What a NASA astronaut learned about working with Russians

A NASA astronaut points their camera toward the International Space Station in December, 2021.

Leroy Chiao is the CEO and co-founder of OneOrbit LLC, a motivational, training and education company. He served as a NASA astronaut from 1990-2005 and flew four missions into space aboard three Space Shuttles -- and once as the copilot of a Russian Soyuz spacecraft to the International Space Station, where he served as the commander during Expedition 10. The opinions expressed in this commentary are his own. View more opinion articles on CNN.

(CNN)The International Space Station (ISS) is a shining example of international cooperation. Former Cold War and World War II allies and enemies came together to create arguably the most successful and visible international civil program which continues to endure today, after more than 20 years.

Now, with tensions between the US and Russia at their highest level since the beginning of the ISS, it's worth looking to the skies for a way forward on Earth.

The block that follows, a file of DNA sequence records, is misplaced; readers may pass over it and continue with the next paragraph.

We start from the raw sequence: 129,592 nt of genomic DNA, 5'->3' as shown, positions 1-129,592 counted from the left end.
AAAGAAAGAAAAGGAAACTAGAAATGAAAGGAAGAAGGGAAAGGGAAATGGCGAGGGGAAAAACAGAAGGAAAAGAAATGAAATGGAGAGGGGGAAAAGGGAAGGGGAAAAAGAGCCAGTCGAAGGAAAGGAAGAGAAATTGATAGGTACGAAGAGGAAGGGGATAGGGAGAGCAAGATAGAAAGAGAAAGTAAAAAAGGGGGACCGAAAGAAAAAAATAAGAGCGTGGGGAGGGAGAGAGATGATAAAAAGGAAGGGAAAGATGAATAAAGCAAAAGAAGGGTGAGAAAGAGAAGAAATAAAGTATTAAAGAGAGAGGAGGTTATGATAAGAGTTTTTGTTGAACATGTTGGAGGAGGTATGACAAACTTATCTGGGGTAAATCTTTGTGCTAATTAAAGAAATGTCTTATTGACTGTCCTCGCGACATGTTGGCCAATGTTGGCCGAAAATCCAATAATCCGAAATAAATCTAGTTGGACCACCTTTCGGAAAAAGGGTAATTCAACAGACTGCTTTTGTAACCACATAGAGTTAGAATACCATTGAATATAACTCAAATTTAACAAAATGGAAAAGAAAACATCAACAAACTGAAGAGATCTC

At first glance, it may seem truly remarkable that the ISS partner nations -- the countries in the European Space Agency, Japan, Canada, the US and Russia -- continue to work together so well, given that they often have differing views on world events and issues.
    But after some thought, it becomes obvious why international tension does not tend to reach the space station. Every partner has a large vested interest in the success of ISS and its continuing operations. Astronauts, cosmonauts, flight controllers and technical specialists are dedicated to its success, and are, by and large, given the necessary resources and then left alone to do their jobs.
      Between the international professionals on the ISS and everyone who works on the program, from flight controllers to engineers, strong friendships form. Honest -- and sometimes heated -- discussions take place. But the friendships endure and everyone continues to pull in the same direction.
      Astronaut Leroy Chiao (left) at a student event at Bauman Moscow State Technical University, with Victor Zelentsov and Bill McArthur, in July 2004.